Shared state can be managed in a state management framework like Redux, Ngrx, Akita, Ngxs and so on, but if that state is small and simple we can also manage it manually. Let’s say that we want an Observable of an Array of countries that we need to share throughout the entire application. In Angular we could have a CountryService that fetches the countries from the API once, and then shares it throughout the entire application. For that we can use the shareReplay operator from RxJS.

export class CountryService {
    ...
    countries$ = this.httpClient.get('countries').pipe(shareReplay(1));
}

Simple right, one line of code?! For this we don’t need a state management framework, although it can also have its benefits. Some developers like to keep all their master data in a Redux store, and that’s fine. Just know that we don’t have to. I like to develop by the KISS principle (Keep It Simple Stupid) as much as possible, so I favor this approach many times. Think about the amount of lines of code we saved by this approach. Beware that every line of code we write, not only needs to be written but also maintained.

Which state needs to be managed?

Now that we know what state is, we have to ask ourselves which state needs to be managed, and where do we manage that state? In a component, singleton service or a framework (Store)?

This is the part where the strong opinions surface. I would suggest to use what works for you and your team and really think about, but here are my personal opinionated guidelines:

  • I try to avoid state management frameworks where possible. RxJS already leverages us with a lot already and I like to think KISS.
  • I try to avoid using state management frameworks to communicate with different parts in my application, I believe state is unrelated to communication.
  • When my component can handle the state and it’s not too complex, I let my component in charge of managing that state.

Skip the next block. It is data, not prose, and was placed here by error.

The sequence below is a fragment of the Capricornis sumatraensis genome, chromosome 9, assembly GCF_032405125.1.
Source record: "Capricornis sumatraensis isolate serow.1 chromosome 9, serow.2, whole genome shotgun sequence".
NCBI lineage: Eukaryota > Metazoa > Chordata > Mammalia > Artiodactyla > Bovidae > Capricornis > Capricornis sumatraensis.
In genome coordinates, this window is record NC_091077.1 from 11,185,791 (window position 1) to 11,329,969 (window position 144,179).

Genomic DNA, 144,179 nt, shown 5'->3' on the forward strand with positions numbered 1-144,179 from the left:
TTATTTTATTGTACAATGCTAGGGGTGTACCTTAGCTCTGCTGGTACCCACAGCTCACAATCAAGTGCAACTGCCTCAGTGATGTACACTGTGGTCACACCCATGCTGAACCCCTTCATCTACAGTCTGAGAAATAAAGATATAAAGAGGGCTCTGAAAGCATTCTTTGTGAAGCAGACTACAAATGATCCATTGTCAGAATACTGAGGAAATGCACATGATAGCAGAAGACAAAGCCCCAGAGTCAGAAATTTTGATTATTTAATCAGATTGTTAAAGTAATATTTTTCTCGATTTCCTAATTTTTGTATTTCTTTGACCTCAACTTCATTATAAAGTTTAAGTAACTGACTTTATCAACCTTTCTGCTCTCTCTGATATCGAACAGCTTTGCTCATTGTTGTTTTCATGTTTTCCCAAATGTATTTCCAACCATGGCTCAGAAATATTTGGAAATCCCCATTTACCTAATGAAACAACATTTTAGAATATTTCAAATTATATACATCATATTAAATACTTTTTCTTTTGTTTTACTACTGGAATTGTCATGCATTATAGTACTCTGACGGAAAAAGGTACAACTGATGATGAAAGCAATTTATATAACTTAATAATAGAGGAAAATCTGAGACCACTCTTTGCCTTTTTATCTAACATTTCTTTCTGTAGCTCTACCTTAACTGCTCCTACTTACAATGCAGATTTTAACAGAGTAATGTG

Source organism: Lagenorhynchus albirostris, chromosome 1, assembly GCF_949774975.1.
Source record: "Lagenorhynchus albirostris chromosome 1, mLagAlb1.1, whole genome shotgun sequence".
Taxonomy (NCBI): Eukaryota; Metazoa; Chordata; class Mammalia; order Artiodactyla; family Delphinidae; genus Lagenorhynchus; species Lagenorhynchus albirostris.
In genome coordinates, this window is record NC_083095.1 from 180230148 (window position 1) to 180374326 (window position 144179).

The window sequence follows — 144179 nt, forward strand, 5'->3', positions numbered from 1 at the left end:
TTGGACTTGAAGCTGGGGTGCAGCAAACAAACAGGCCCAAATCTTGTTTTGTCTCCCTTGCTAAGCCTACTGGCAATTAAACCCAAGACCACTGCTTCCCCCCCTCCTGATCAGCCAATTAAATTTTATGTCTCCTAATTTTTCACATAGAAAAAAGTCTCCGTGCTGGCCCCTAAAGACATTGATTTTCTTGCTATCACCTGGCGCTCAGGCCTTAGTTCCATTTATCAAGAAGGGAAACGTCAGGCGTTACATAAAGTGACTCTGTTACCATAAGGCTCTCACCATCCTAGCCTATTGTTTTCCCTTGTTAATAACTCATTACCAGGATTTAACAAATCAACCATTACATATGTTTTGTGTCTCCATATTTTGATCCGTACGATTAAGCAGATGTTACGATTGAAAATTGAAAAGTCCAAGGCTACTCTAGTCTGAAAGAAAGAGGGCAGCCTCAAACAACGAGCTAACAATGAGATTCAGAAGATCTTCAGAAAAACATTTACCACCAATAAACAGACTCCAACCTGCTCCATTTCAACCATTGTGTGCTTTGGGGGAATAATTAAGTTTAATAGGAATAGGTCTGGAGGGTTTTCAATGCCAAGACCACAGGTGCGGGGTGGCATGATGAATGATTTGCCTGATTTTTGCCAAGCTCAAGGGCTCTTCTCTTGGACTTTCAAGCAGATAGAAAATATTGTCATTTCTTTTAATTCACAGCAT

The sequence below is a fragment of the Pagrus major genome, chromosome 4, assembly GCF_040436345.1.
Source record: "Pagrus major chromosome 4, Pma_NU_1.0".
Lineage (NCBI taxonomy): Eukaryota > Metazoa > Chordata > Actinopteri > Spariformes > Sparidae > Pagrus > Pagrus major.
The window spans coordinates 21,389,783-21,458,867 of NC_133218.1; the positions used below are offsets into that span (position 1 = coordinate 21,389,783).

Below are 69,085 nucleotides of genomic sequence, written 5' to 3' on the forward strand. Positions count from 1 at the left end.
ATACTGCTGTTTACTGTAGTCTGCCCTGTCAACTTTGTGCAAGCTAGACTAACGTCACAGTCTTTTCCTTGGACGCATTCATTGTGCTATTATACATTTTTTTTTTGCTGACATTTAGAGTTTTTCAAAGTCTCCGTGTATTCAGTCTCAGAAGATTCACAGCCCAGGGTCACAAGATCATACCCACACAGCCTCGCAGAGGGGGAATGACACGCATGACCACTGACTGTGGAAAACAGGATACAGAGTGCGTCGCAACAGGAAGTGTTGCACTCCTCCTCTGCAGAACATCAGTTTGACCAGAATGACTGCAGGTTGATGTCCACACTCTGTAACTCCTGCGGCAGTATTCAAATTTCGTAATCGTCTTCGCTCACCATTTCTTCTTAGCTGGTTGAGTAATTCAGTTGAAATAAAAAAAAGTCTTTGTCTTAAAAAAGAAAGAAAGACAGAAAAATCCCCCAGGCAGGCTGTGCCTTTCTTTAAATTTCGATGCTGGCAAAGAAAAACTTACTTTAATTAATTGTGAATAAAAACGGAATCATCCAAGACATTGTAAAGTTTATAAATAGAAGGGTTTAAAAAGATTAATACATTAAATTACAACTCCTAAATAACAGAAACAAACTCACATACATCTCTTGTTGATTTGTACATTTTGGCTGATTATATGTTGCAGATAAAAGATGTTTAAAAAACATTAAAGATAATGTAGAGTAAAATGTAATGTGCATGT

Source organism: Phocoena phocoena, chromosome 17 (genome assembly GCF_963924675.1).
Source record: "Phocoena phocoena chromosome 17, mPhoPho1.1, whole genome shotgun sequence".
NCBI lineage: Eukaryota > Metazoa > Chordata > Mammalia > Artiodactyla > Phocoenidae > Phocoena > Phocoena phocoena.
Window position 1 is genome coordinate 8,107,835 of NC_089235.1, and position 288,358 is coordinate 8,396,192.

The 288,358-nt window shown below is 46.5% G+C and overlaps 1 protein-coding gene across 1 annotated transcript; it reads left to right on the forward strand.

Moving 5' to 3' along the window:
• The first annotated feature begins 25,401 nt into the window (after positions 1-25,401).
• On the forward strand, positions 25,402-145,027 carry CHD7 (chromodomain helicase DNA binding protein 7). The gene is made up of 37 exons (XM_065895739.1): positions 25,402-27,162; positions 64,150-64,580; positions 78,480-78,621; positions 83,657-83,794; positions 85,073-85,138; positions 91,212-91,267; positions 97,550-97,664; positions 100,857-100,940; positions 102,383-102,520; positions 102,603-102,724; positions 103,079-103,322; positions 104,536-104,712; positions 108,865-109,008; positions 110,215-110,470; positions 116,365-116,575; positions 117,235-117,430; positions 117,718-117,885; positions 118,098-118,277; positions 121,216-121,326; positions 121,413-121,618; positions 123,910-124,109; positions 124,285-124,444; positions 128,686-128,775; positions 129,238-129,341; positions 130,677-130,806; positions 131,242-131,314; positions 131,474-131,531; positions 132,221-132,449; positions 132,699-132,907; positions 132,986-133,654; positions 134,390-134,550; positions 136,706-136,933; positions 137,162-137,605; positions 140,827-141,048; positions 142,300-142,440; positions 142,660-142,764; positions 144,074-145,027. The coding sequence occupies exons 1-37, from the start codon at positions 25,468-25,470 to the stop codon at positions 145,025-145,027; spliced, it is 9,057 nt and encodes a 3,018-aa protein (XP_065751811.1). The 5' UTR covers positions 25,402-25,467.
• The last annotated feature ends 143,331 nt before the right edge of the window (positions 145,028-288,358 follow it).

• Master data like countries are exposed in a service which uses the shareReplay operator.
  • I don’t put the result of a getById API call into a store if there is no one consuming that state except for the component requesting it
  • I use a facade between my smart components and my store/services to make refactoring easier in the future.

However, there is also a popular opinion out there to put literally everything in the store which has the following advantages:

  • We can see the flow of the code in devtools
  • Consistent pattern
  • We can leverage selectors with memoization
  • Easier for realtime applications
  • Optimistic updates are easier

However, there are a few downsides as well:

  • A gigantic amount of bloat code: Bigger bundle size, more maintenance and dev time. Eg: If we would use the complete Ngrx pattern for the countries$ example we would have to write an: action, actiontype, effect and a reducer.
  • Tightly coupled to a strong dependency that is hard to get rid of in the future
  • Generally more complex
  • The user his screen can get out of sync with the backend
  • Cache invalidation: if we add a currentUserToEdit in the store, we have to get it out when we navigate away
  • We can’t use the async pipe to cancel pending XHR requests
  • We create a distributed monolith of some sort

Wrapping up

State management is a topic surrounded with discussions and opinions. There is no right or wrong, use what works for you and your team. There are awesome libraries out there, use them if it benefits you, but at least think about it before you use them. That’s the goal of this article after all, to get everyone to start thinking about state managment rather than jumping to the first solution.

Special thanks

Special thanks to the awesome reviewers:

Tim Deschryver Jeffrey Bosch Ruben Vermeulen

Brecht Billiet

Software architect/trainer/coach/speaker/blogger